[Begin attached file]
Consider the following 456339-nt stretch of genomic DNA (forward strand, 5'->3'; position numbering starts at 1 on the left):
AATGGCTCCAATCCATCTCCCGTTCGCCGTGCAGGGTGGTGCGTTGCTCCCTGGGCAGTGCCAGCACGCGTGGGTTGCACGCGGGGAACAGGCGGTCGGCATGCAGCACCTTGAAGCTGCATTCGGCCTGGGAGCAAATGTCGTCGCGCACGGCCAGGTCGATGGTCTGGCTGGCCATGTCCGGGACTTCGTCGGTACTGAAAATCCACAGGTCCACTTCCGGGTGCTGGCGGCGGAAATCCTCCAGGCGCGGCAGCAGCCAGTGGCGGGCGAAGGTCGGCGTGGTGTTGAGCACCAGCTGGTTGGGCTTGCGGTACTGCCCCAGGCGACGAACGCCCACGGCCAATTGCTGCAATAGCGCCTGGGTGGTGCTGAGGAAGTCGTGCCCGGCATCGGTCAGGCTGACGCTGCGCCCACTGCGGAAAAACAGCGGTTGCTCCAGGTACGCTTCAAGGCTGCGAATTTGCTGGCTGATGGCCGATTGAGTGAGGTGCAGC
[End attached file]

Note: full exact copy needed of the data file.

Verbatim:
Consider the following 456339-nt stretch of genomic DNA (forward strand, 5'->3'; position numbering starts at 1 on the left):
AATGGCTCCAATCCATCTCCCGTTCGCCGTGCAGGGTGGTGCGTTGCTCCCTGGGCAGTGCCAGCACGCGTGGGTTGCACGCGGGGAACAGGCGGTCGGCATGCAGCACCTTGAAGCTGCATTCGGCCTGGGAGCAAATGTCGTCGCGCACGGCCAGGTCGATGGTCTGGCTGGCCATGTCCGGGACTTCGTCGGTACTGAAAATCCACAGGTCCACTTCCGGGTGCTGGCGGCGGAAATCCTCCAGGCGCGGCAGCAGCCAGTGGCGGGCGAAGGTCGGCGTGGTGTTGAGCACCAGCTGGTTGGGCTTGCGGTACTGCCCCAGGCGACGAACGCCCACGGCCAATTGCTGCAATAGCGCCTGGGTGGTGCTGAGGAAGTCGTGCCCGGCATCGGTCAGGCTGACGCTGCGCCCACTGCGGAAAAACAGCGGTTGCTCCAGGTACGCTTCAAGGCTGCGAATTTGCTGGCTGATGGCCGATTGAGTGAGGTGCAGC